Human Rights Watch comments concentrate mostly on negative issues, however, they also make positive comments for those countries that engage in human rights defence around the world, or who make improvements at home. By adding up positive and negative comments (including double-points for negatives that involve large scales and crimes against humanity), the Social and Moral Index turns HRW commentary into quantified values. Some countries may be unfairly penalized because HRW have not examined them, and, some countries "get away" with abuses if they manage to hide it, or if it goes unnoticed - a negative point has been given for those countries in which HRW specifically state that access to investigators has been barred. The points were limited to a minimum of -10 because there are some points at which things are so bad, with abuses affecting so many, it is difficult to be more specific about the depths of the issues.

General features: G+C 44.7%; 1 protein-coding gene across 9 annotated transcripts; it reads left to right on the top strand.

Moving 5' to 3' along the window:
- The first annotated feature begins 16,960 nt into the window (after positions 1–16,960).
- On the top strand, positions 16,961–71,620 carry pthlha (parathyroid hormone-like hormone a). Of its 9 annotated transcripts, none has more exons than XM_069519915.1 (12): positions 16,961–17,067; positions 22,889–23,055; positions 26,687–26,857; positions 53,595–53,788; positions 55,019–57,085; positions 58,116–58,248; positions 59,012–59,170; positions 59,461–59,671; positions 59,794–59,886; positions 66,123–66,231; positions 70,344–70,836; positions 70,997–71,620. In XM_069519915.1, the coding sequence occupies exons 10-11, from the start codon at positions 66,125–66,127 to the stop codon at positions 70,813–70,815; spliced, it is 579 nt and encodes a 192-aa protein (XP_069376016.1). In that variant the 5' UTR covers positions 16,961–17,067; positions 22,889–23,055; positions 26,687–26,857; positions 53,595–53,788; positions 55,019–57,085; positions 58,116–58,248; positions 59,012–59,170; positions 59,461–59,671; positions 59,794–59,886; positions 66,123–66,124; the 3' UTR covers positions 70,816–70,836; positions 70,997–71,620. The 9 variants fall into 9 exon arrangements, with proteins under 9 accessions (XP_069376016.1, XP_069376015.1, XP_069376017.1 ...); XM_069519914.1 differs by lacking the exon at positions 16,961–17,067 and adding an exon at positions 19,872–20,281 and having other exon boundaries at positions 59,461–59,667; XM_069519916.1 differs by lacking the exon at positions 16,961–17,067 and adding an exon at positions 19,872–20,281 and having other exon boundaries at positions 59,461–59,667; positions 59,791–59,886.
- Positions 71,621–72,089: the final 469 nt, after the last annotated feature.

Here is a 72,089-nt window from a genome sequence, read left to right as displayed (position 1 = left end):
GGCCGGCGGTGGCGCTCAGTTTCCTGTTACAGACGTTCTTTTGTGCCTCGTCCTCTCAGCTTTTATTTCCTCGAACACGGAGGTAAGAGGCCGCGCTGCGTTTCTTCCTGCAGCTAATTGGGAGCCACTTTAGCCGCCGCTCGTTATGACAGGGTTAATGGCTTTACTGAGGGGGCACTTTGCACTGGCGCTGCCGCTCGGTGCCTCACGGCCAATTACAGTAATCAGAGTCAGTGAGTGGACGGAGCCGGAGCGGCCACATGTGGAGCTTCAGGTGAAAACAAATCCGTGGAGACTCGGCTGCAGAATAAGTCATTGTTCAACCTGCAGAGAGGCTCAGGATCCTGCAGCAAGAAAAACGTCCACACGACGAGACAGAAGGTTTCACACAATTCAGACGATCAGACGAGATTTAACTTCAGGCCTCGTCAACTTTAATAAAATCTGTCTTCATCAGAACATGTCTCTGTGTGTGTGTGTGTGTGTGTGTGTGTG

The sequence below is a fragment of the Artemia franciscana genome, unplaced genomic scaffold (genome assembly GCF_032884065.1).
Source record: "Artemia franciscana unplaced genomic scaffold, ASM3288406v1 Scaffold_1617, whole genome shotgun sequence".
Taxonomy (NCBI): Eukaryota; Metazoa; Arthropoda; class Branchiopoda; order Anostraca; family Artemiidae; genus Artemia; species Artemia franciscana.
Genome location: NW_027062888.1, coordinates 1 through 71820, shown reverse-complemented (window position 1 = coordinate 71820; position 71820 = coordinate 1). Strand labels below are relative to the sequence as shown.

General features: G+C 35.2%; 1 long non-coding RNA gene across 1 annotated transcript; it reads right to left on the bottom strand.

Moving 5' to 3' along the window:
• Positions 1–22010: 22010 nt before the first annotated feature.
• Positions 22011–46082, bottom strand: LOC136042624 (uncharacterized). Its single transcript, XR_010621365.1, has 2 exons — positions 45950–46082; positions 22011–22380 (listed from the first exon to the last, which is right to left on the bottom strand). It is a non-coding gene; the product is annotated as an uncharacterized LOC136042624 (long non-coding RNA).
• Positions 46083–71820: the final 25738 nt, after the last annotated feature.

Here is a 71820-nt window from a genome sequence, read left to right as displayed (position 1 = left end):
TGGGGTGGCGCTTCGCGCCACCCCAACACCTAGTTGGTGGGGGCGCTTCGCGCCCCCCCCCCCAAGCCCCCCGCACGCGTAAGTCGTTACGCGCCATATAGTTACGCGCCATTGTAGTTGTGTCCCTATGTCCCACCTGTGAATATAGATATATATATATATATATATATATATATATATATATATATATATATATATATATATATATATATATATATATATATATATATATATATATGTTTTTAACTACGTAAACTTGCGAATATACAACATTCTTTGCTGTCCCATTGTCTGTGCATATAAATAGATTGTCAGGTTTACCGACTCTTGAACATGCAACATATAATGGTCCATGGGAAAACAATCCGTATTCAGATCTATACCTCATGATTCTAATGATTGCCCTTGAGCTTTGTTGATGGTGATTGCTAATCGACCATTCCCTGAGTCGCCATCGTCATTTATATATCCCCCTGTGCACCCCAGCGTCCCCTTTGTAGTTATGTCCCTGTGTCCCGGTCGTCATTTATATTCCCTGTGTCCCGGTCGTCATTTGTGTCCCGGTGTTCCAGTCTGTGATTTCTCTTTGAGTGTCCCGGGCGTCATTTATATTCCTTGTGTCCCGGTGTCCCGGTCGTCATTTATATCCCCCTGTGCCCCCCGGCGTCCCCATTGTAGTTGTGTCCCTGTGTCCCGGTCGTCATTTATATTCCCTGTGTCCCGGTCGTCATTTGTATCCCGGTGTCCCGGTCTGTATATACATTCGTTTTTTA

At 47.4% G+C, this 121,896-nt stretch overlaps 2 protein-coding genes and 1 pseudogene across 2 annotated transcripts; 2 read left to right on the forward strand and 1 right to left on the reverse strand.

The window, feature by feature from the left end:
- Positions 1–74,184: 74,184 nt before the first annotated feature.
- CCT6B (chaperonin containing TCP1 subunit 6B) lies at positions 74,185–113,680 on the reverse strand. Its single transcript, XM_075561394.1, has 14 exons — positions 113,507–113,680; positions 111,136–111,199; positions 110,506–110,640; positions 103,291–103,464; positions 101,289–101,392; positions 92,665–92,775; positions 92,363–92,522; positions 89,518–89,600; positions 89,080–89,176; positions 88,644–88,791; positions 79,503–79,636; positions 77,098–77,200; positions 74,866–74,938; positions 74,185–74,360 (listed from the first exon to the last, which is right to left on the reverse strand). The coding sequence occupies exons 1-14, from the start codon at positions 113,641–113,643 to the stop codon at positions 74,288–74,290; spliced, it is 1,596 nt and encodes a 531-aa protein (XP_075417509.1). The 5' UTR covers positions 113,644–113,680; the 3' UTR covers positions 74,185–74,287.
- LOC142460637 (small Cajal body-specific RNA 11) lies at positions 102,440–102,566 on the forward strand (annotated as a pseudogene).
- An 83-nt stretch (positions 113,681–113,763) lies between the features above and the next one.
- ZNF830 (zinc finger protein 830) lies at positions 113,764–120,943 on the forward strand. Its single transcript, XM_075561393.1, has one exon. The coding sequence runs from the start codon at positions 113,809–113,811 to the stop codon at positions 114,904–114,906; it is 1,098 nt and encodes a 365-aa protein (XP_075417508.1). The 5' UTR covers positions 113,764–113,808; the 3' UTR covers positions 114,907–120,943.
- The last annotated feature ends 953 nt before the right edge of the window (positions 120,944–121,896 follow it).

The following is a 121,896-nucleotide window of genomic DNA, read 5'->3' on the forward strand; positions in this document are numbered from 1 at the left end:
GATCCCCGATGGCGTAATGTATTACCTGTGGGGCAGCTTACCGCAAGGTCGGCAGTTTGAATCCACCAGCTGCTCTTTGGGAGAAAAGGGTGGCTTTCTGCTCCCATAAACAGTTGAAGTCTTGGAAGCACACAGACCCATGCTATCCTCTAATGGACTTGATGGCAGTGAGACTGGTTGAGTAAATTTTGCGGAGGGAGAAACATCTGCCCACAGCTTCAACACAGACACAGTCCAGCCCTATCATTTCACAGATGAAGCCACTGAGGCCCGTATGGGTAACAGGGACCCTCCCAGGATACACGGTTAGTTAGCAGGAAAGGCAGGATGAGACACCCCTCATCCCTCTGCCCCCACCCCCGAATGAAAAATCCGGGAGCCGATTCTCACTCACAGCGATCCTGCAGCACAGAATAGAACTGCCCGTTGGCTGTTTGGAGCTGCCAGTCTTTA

2.2. Nominal Commitment to HR

#human_rights

Nominal Commitment to HR (2009)4
Pos.Higher is better
Treaties4
1Argentina24
2Uruguay23
3Paraguay23
4Peru23
5Mexico23
6Ecuador23
7Chile23
8Costa Rica23
9Guatemala21
10Bolivia21
11Brazil21
12Panama20
13Honduras20
14Venezuela19
15Canada19
16Nicaragua19
17Colombia19
18El Salvador18
19Belize16
20St Vincent & Grenadines15
21Dominican Rep.14
22Jamaica14
23Antigua & Barbuda13
24Dominica12
25Haiti12
26Trinidad & Tobago12
27Suriname12
28Bahamas11
29Barbados11
30Guyana11
31Cuba11
32St Kitts & Nevis9
33USA8
34Grenada7
35St Lucia6
The Americas Avg16.5
World Avg15.1
q=35.